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When The New York Times’ web producer Nadia Taha got married, people started asking more and more frequently, “When are you going to have a baby?”
Though she hadn’t yet felt that certain biological calling, Taha decided to crunch the numbers. She factored in the cost of daycare ($20,000 was the floor for childcare in New York City), housing (keeping in mind the need for a good public school district, and maybe an elevator), college (she and her husband would pay half the cost for a public four-year institution), and even grandparent-hood (using insurance provider Metlife’s estimates).
Taha came to an estimate of $1.7 million. She’s received enormous backlash from online commenters, many of whom have called her selfish and callous for doing this kind of cost-benefit analysis.
“It does seem sort of alarming to people,” says Taha. “All of human history we have reproduced and multiplied without giving it much consideration, it’s a basic biological function.”
But the advent of birth control has changed this, Taha says this has made starting a family “a life style choice.”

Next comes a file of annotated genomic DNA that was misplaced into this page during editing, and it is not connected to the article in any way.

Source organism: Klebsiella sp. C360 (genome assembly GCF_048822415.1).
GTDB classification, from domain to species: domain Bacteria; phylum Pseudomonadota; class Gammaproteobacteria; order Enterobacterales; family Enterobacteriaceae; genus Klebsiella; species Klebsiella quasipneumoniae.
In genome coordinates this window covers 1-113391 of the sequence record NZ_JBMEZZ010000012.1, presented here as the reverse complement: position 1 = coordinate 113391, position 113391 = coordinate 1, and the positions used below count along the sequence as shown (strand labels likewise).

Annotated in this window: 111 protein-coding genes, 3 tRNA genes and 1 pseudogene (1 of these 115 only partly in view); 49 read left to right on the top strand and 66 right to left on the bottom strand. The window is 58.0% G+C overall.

“We all know families who did some thinking about when to have their first child, when to have their third,” Taha says. “To me it seems pretty natural to sit down and look at the pros and cons. The tough thing about the decision is that you can see up-front, very clearly, what the disadvantages are to having children.”
Taha says the advantages are less clear, and, people tell her, she won’t know them until she becomes a parent.
Raising A Family: Location, Location, Location!
Taha’s numbers are largely on a USDA surveys on what parents today are spending on their children. The USDA estimates that a child born in 2011 will cost $234,900 to raise. But there’s a big difference in Taha’s case: she not only lives in the urban North East, she lives in New York City.
Taha says in her case the USDA’s math was on the low side. While transportation in New York City is on the low side, Taha says daycare is “outrageous,” she says $20,000 a year for infant care in Manhattan is pretty typical.
Housing is another big expense. Taha says she doesn’t like the way the USDA measures the housing costs of a child.
“[The USDA] takes a look at, for example, the bedroom that the child occupies, and figure out what proportion of the house that is, and attribute that as the cost of housing the child. But that’s sort of misleading,” she says.
Taha points out that childless couples are fine living in a district with bad public schools. But once couples become parents, they are likely to move to better school district, which brings along higher housing costs and taxes.